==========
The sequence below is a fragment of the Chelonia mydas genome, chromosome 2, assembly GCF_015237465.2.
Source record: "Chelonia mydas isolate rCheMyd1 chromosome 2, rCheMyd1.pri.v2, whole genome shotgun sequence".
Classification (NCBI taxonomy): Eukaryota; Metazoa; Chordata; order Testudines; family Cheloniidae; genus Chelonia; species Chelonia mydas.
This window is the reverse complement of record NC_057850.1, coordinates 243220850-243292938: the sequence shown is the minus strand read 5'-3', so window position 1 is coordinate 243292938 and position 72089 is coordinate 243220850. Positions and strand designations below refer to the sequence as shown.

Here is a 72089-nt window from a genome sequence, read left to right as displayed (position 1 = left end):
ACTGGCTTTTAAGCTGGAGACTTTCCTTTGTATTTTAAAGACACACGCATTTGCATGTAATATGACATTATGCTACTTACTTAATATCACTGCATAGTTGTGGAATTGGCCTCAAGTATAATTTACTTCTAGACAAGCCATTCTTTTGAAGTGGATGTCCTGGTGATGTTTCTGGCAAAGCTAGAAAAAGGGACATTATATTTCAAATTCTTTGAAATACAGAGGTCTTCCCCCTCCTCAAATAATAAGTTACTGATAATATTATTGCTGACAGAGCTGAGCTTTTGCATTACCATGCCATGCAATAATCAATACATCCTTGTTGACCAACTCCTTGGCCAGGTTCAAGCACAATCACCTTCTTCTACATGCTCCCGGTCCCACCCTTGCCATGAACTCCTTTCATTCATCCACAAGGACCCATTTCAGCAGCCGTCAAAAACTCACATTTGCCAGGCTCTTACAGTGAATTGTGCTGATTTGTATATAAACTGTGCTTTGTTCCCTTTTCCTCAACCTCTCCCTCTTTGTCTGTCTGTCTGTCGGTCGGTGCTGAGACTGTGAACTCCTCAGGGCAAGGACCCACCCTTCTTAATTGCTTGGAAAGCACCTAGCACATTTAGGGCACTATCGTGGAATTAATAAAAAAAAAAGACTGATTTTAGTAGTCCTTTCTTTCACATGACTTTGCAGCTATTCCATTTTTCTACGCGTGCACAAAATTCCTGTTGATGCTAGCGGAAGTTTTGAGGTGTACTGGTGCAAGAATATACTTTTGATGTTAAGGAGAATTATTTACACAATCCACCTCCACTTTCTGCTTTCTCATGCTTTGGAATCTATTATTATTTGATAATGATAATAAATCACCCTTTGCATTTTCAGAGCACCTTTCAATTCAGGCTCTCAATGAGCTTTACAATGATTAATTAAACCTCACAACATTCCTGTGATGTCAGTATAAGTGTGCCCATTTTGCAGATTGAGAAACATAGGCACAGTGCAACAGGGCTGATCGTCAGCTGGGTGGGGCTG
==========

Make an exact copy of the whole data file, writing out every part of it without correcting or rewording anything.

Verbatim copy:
The sequence below is a fragment of the Chelonia mydas genome, chromosome 2, assembly GCF_015237465.2.
Source record: "Chelonia mydas isolate rCheMyd1 chromosome 2, rCheMyd1.pri.v2, whole genome shotgun sequence".
Classification (NCBI taxonomy): Eukaryota; Metazoa; Chordata; order Testudines; family Cheloniidae; genus Chelonia; species Chelonia mydas.
This window is the reverse complement of record NC_057850.1, coordinates 243220850-243292938: the sequence shown is the minus strand read 5'-3', so window position 1 is coordinate 243292938 and position 72089 is coordinate 243220850. Positions and strand designations below refer to the sequence as shown.

Here is a 72089-nt window from a genome sequence, read left to right as displayed (position 1 = left end):
ACTGGCTTTTAAGCTGGAGACTTTCCTTTGTATTTTAAAGACACACGCATTTGCATGTAATATGACATTATGCTACTTACTTAATATCACTGCATAGTTGTGGAATTGGCCTCAAGTATAATTTACTTCTAGACAAGCCATTCTTTTGAAGTGGATGTCCTGGTGATGTTTCTGGCAAAGCTAGAAAAAGGGACATTATATTTCAAATTCTTTGAAATACAGAGGTCTTCCCCCTCCTCAAATAATAAGTTACTGATAATATTATTGCTGACAGAGCTGAGCTTTTGCATTACCATGCCATGCAATAATCAATACATCCTTGTTGACCAACTCCTTGGCCAGGTTCAAGCACAATCACCTTCTTCTACATGCTCCCGGTCCCACCCTTGCCATGAACTCCTTTCATTCATCCACAAGGACCCATTTCAGCAGCCGTCAAAAACTCACATTTGCCAGGCTCTTACAGTGAATTGTGCTGATTTGTATATAAACTGTGCTTTGTTCCCTTTTCCTCAACCTCTCCCTCTTTGTCTGTCTGTCTGTCGGTCGGTGCTGAGACTGTGAACTCCTCAGGGCAAGGACCCACCCTTCTTAATTGCTTGGAAAGCACCTAGCACATTTAGGGCACTATCGTGGAATTAATAAAAAAAAAAGACTGATTTTAGTAGTCCTTTCTTTCACATGACTTTGCAGCTATTCCATTTTTCTACGCGTGCACAAAATTCCTGTTGATGCTAGCGGAAGTTTTGAGGTGTACTGGTGCAAGAATATACTTTTGATGTTAAGGAGAATTATTTACACAATCCACCTCCACTTTCTGCTTTCTCATGCTTTGGAATCTATTATTATTTGATAATGATAATAAATCACCCTTTGCATTTTCAGAGCACCTTTCAATTCAGGCTCTCAATGAGCTTTACAATGATTAATTAAACCTCACAACATTCCTGTGATGTCAGTATAAGTGTGCCCATTTTGCAGATTGAGAAACATAGGCACAGTGCAACAGGGCTGATCGTCAGCTGGGTGGGGCTG